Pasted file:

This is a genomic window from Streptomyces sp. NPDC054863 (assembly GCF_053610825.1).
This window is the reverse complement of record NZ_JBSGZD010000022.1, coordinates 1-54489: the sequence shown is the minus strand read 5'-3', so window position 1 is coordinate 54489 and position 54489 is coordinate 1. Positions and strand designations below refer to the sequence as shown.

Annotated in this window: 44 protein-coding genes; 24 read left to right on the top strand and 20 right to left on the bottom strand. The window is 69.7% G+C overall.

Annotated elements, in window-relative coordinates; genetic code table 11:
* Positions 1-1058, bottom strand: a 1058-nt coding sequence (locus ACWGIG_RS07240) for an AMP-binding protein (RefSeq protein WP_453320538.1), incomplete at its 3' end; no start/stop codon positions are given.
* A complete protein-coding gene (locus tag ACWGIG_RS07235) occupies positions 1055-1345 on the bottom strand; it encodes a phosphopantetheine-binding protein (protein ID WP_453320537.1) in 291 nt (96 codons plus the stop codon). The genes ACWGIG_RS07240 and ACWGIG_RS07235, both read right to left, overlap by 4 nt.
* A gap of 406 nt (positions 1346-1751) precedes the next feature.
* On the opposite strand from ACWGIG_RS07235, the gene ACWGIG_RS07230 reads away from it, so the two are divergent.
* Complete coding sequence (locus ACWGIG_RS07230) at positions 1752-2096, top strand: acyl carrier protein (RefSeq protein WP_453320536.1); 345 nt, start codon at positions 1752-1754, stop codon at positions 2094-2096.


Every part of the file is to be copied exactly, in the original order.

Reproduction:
This is a genomic window from Streptomyces sp. NPDC054863 (assembly GCF_053610825.1).
This window is the reverse complement of record NZ_JBSGZD010000022.1, coordinates 1-54489: the sequence shown is the minus strand read 5'-3', so window position 1 is coordinate 54489 and position 54489 is coordinate 1. Positions and strand designations below refer to the sequence as shown.

Annotated in this window: 44 protein-coding genes; 24 read left to right on the top strand and 20 right to left on the bottom strand. The window is 69.7% G+C overall.

Annotated elements, in window-relative coordinates; genetic code table 11:
* Positions 1-1058, bottom strand: a 1058-nt coding sequence (locus ACWGIG_RS07240) for an AMP-binding protein (RefSeq protein WP_453320538.1), incomplete at its 3' end; no start/stop codon positions are given.
* A complete protein-coding gene (locus tag ACWGIG_RS07235) occupies positions 1055-1345 on the bottom strand; it encodes a phosphopantetheine-binding protein (protein ID WP_453320537.1) in 291 nt (96 codons plus the stop codon). The genes ACWGIG_RS07240 and ACWGIG_RS07235, both read right to left, overlap by 4 nt.
* A gap of 406 nt (positions 1346-1751) precedes the next feature.
* On the opposite strand from ACWGIG_RS07235, the gene ACWGIG_RS07230 reads away from it, so the two are divergent.
* Complete coding sequence (locus ACWGIG_RS07230) at positions 1752-2096, top strand: acyl carrier protein (RefSeq protein WP_453320536.1); 345 nt, start codon at positions 1752-1754, stop codon at positions 2094-2096.